ANOTHER R RATED MOVIE?!? What kind of deviant teaches this class?
I need to stop cheating with my movie pics. Another documentary. Even more so, this is a documentary about a TV writer. Considering that I want this to be focused on narrative film exclusively, I really should stop watching documentaries. Maybe because I've set myself a set of rules, I really want to break them. *sigh*
This one might need a little bit of setup. It's either you know who Dan Harmon is and worship his work or you have never heard of him. I don't think there is a huge "I-hate-Dan-Harmon" fan club. (Fan club? Hate club? I don't think that's a thing.) Dan Harmon is the creator of Community, Rick and Morty, and an underground cult pilot named Heat Vision and Jack. If you want to understand his sense of humor, track down Heat Vision and Jack. It explains a lot. He is also gaining a following through his podcast named...ahem..."Harmontown." It all comes together.
The thing is that he is also a self-proclaimed self-sabotaging alcoholic who treats people terribly. Mr. Henson and I agree that we both really like his stuff, but wouldn't want to meet him. I don't know what Mr. C would think, but we know that he is the biggest Harmon fan I know. I also kind of cheated going into this documentary. I had listened to a Nerdist podcast episode with Harmon about this documentary, so I knew his thoughts on the whole matter. NOTE: If you want to get me to watch something, put it on the Nerdist podcast.
Harmon wanted this to be his Comedians of Comedy. He wanted to be funny from city to city and put out a sweet concert film with his fans. Instead, we received a hauntingly down-to-earth tale of a man who is both a saint and a sinner. He is extremely verbally abusive to his friends, especially his girlfriend Erin. He drinks like he is trying to kill himself. You can watch his life spiral from archival footage of a young guy, eager to take on Hollywood, to a cracked, destroyed parallel of Bukowski in Barfly.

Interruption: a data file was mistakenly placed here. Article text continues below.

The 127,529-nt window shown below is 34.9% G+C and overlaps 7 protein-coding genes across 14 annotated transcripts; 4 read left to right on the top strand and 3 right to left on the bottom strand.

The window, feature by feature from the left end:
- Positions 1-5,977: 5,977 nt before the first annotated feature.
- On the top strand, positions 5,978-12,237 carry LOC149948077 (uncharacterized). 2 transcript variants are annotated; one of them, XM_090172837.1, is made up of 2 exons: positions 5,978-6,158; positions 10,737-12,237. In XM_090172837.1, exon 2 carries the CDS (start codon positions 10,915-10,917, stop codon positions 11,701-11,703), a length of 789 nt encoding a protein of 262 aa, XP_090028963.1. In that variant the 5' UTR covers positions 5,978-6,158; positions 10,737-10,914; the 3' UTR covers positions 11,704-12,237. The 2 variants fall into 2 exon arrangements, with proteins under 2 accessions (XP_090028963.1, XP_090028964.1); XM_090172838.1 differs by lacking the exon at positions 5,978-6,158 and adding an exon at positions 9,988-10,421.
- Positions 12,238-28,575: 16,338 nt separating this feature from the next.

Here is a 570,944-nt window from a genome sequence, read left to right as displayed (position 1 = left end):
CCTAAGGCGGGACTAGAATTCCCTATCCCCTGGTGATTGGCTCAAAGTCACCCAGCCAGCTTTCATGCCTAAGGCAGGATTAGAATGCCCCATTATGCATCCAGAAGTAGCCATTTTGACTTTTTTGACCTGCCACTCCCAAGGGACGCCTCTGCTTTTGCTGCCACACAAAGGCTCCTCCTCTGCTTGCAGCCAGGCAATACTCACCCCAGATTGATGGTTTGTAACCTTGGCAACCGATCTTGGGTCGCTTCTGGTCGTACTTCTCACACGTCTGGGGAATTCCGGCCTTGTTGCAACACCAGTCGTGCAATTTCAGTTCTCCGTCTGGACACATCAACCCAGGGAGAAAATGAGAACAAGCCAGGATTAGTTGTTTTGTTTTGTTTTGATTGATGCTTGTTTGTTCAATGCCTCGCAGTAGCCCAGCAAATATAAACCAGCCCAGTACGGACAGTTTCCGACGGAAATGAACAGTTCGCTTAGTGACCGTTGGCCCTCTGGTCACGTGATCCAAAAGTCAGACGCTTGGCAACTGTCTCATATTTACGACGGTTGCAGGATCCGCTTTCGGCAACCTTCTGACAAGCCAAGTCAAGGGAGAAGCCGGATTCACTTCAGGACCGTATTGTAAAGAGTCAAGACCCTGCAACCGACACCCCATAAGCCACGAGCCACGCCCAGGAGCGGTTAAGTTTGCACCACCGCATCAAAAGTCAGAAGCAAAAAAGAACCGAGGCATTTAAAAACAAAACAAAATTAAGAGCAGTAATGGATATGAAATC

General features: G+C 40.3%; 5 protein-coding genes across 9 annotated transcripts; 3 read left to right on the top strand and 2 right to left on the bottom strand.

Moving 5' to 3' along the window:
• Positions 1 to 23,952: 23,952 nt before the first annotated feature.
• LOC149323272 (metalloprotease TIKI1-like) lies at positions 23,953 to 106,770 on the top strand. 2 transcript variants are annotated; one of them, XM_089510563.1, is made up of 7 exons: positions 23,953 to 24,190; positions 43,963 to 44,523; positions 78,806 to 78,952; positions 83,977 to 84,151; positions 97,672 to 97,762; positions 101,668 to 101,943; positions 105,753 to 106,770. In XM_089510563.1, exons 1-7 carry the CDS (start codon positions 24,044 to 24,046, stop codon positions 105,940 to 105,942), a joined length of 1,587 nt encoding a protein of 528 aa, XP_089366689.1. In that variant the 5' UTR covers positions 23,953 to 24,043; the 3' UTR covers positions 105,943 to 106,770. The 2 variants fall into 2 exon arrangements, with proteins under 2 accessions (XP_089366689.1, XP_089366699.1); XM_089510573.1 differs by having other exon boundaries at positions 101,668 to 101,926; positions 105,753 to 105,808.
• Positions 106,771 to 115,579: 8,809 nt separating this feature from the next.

But he also helps people. Like, in lifesaving ways.
Because he is constantly speaking publicly about his depression and anger issues, people tend to gravitate to him. They relate to this quasi-celebrity who holds onto his Average Joe-dom. People cry and weep and cherish the hugs he gives after a show. Perhaps it is the nature of fandom that we are seeing, but he serves a specific function.
But Dan Harmon might be the B-story in his own documentary. In many ways, this documentary is about Spencer Crittenden. Again, background is probably needed on this one. Spencer was a fan who really wanted to play Dungeons and Dragons against Dan Harmon, mainly because it made sense to him. Through kismet or fate, Harmon was looking for someone to DM (look it up) and Spencer was the only expert in the house. Since then, Crittenden has been traveling with Harmon and has become a member of the podcast.
I discovered Spencer Critenden backwards. I watched Harmon's new See-So show, HarmonQuest. I now know everything I wanted to know about this guy. Spencer is the joy of light breaking through Harmon's self-destructive lifestyle. An introvert who deals with depression himself, he gains a sense of purpose in the limelight of Dan Harmon and there is something really touching about that. For a guy who tells more blasphemous jokes than I care to admit, thank God for Dan Harmon. He is a man who seems enveloped by his own mental illness, but he found a moment to bring someone a sense of self-worth that he couldn't find himself. Dan Harmon may do horrible things, but he has value and that's something that is trapped forever on film.
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Film is great. It can challenge us. It can entertain us. It can puzzle us. It can awaken us.
Mr. H has watched an upsetting amount of movies. They bring him a level of joy that few things have achieved.